Questions on Public Debt

The UK ‘Public sector Debt’ is now approximately £800 billion (July 2009 – )

Question: Who do we owe it to?

People and financial institutions who bought the UK bonds and gilts. These are mainly financial bodies such as pension funds, investment trusts. The irony is that many people in the UK who have private pensions indirectly have lent money to the government, though they are probably not aware of that.

Approx 20% of UK debt is owned by foreign investors (e.g. foreign pension funds and investment trusts)

See: How is national debt financed?

Question: Where did they get all that money from?

The government raised the money through selling bonds and gilts. People buy the bonds because of the interest that is paid on the bonds.

Question: If the Bank of England belongs to us, why do we pay it interest?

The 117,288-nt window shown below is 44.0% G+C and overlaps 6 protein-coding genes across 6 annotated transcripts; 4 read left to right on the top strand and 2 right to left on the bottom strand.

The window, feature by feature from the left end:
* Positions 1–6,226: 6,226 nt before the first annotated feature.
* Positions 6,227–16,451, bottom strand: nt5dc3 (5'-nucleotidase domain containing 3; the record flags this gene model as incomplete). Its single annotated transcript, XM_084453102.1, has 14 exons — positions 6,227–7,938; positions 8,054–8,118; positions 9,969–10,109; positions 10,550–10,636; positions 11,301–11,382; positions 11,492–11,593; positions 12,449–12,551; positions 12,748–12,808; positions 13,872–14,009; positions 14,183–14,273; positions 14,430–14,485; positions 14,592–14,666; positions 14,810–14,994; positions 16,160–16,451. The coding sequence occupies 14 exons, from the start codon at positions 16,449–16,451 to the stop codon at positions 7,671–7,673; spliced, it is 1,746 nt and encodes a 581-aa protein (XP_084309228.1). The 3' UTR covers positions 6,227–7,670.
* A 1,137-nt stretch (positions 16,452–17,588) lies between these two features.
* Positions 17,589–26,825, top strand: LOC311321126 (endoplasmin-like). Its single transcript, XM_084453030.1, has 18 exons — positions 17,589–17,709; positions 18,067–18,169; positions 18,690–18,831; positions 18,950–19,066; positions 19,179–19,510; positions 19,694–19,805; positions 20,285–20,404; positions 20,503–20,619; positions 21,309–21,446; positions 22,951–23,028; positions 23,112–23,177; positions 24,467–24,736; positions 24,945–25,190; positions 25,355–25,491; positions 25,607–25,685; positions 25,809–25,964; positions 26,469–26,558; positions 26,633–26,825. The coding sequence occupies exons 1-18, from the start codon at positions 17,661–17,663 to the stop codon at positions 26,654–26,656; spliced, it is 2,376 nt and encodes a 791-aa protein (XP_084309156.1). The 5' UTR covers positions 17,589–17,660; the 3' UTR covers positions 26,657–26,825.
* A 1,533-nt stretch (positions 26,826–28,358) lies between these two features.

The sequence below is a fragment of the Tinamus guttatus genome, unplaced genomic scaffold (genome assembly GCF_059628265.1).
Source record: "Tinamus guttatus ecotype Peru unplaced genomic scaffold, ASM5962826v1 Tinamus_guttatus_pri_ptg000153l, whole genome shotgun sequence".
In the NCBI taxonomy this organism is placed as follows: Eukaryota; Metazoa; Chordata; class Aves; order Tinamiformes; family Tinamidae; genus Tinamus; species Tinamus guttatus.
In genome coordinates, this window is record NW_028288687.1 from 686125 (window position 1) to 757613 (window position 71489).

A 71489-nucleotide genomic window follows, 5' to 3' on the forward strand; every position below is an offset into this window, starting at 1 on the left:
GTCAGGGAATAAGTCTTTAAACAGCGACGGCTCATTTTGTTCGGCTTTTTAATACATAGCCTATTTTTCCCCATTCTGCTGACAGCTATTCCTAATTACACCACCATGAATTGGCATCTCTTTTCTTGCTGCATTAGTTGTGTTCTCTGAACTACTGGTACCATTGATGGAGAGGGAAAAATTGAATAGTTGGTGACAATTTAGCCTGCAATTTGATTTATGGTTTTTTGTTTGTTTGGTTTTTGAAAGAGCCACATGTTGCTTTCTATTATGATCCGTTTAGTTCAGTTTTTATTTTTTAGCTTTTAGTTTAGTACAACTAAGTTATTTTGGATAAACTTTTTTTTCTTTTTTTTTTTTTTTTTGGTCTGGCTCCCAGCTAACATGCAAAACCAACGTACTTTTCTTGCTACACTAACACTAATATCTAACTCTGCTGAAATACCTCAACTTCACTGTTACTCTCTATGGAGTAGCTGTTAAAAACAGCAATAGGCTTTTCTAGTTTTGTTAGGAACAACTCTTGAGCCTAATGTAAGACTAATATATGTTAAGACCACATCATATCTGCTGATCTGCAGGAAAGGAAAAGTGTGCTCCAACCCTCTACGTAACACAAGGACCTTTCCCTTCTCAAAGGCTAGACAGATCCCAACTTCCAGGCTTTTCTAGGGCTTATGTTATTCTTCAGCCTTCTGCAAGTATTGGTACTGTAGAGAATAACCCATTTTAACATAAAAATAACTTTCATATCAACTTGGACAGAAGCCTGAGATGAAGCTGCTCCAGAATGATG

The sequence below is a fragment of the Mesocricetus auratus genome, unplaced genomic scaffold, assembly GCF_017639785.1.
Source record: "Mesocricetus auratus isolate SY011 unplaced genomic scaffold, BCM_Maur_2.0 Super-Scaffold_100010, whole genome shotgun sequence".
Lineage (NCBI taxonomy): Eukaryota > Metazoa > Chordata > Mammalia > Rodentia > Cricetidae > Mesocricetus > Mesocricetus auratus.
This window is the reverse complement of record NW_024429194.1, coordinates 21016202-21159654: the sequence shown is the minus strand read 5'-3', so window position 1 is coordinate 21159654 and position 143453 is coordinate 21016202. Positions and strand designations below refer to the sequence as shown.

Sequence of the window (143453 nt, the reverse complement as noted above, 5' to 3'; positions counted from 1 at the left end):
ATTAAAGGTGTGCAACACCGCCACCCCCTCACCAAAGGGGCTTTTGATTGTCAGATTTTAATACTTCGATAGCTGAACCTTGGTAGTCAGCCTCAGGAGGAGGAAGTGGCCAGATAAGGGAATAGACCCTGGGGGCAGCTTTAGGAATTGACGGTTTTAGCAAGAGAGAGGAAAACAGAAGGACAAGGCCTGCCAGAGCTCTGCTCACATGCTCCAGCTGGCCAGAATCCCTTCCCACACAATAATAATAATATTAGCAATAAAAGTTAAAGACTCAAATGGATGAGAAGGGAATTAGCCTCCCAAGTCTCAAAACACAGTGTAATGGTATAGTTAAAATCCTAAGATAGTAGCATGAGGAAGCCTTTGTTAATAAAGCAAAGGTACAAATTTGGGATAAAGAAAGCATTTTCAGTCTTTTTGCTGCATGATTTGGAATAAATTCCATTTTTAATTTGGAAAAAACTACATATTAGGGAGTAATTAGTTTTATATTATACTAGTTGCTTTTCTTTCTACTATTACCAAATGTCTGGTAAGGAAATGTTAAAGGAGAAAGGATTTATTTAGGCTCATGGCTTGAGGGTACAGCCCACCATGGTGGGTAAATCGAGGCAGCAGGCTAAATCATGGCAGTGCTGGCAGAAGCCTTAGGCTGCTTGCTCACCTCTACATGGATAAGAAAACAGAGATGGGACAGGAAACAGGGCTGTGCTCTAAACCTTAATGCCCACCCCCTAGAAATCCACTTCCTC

The government pays interest to those who hold the bonds and gilts which make up the debt, we don’t pay interest to the Bank of England.

Question: And of course most importantly: Why don’t we print the money ourselves, at zero interest?

Typically, printing money creates inflation, and reduces the value of the Pound. (see: Printing money and inflation) Foreign investors would no longer want to hold UK debt. If inflation became a real problem no one would want to hold government bonds, instead they would switch to buying gold. The government are able to sell the debt at relatively low interest because there is an implicit expectation the debt will not be inflated. Countries who create inflation find it more difficult to sell debt.

Nevertheless because of the nature of the economic crisis, the fall in money supply and the deflationary pressures, some economists argue that at least part of the debt can be monetised because currently increasing the money supply is not causing inflationary pressures. But, this can only be done to a certain extent and when there is deflationary pressure in the economy.

See comment by Ralph Musgrave on this post